The neighbourhood in which children grow up is believed to influence economic success later in life. However, selection biases in efforts to measure the effects of bad neighbourhoods on poverty or economic success later in life led to difficulties in proving the causality for these disadvantages. Recent research by Eric Chyn reveals that the positive impact on the long run economic success of children moving out of disadvantaged neighbourhoods might have been underestimated in the past due to selection biases of participants in previous research. Thereby in previous research, the ‘Moving to Opportunity’ experiment, the participants were selected through a lottery in which prospective participants from disadvantaged neighbourhoods could voluntarily sign up to. However, whilst the experiment gave evidence to the positive effects of moving out of disadvantaged neighbourhoods at an early age, it is assumed to underestimate the effect. Thereby Mr Chyn and others argue that the participants that signed up might have had higher aspirations and were more concerned about moving out of bad neighbourhoods compared to people who did not sign up for the lottery, thus they might have done better even without taking part in the program. However, these selection biases can be countered if the participants would be selected randomly. The research by Eric Chyn achieves that as it is based on a sample of participants that were randomly selected. From 1995 to 1998 the Chicago Housing Authority demolished several public housing buildings due to structural damage but other public housing buildings in the area were left standing, thus people from the demolished buildings were relocated and families in the remaining buildings remained living in them. The people who remained living in the public housing are therefore constituting the control group. The relocated families received housing vouchers to find accommodation on the private housing market. These vouchers are a subsidy to cover the difference between rents on the private market and the family’s required rent contribution (30 percent of adjusted income). Since the people were selected based on whether their house was to be demolished or not it can be viewed as a random selection of participants, thus avoiding the selection bias problem of previous research. The results of Mr Chyn’s research are “that children displaced by public housing demolition have notably better adult labor market outcomes compared to their non-displaced peers”. Furthermore, these findings contrast the findings from the Moving to Opportunity project in such a way that the positive effects were observable irrespective of the age when the child moved.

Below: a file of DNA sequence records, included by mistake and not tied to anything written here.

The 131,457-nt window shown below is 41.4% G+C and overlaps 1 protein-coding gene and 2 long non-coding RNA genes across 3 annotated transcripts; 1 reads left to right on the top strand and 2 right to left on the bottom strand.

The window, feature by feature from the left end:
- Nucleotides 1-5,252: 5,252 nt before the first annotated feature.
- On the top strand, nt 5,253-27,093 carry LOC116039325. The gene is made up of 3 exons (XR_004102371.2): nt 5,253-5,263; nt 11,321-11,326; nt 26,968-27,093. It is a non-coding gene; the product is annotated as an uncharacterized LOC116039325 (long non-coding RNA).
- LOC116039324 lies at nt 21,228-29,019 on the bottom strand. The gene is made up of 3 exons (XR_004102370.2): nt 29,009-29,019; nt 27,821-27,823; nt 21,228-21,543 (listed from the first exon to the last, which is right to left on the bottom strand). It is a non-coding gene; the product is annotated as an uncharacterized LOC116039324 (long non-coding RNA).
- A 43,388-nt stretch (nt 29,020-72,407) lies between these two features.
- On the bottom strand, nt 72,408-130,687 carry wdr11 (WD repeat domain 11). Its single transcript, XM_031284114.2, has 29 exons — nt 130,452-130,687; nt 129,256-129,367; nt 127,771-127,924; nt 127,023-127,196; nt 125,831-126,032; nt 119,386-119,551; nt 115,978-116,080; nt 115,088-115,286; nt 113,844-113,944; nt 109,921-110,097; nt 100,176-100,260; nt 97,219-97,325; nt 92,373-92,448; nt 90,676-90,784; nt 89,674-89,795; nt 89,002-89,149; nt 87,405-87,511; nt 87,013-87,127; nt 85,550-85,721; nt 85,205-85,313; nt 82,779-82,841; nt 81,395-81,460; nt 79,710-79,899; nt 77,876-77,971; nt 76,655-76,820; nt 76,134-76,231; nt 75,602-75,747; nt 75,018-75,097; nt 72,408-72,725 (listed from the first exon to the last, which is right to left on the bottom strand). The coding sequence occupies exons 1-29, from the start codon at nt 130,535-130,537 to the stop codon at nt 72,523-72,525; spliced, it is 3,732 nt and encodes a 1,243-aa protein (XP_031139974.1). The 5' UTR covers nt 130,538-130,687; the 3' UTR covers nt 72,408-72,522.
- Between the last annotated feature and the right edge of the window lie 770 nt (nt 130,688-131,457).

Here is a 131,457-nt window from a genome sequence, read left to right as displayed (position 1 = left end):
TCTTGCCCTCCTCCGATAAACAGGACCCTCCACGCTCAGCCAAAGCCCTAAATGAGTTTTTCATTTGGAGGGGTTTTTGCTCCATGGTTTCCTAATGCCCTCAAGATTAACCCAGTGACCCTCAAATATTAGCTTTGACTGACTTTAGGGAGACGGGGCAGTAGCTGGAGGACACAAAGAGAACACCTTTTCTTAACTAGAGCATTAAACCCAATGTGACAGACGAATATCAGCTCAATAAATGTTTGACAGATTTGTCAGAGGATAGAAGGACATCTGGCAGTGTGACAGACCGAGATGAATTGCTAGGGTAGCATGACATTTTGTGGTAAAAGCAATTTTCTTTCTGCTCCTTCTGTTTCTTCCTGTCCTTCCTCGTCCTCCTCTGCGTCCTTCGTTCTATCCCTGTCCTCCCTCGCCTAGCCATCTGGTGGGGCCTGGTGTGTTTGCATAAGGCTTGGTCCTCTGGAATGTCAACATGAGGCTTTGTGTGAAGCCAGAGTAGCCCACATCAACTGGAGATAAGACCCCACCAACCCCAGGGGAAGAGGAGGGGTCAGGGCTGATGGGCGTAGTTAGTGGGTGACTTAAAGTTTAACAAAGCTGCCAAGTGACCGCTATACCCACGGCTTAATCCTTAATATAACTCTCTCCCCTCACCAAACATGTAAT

Since Europe is currently faced with a vast influx of migrants coming to the European Union these recent findings might be helpful when thinking about possible ways to accommodate migrants within the European countries to achieve mutual economic gains for the migrants as well as for the receiving countries too.
Whilst currently challenges still resolve around solving the humanitarian emergencies on a short-term basis it might be important to also develop plans for the long-run. Given the potential positive impact of migration for the receiving countries in the long-run, a successful integration and transition process will be important. Thereby the insights gathered from Mr. Chyn’s research regarding the positive impact of dispersing poorer households among less poor mixed neighbourhoods might also be applicable to placing migrants within less poor neighbourhoods. This could help to aid the integration process as well as help migrants to economically fair better in the long-run, thus reducing costs on social systems as well as generating tax revenues. Furthermore, if migrants are more dispersed within society this could also help to increase acceptance of migrants among the population of the receiving countries. However, this hypothesis concerning altered acceptance among residents in the receiving population might need further investigation and might also vary among different countries.
by Jonas Weber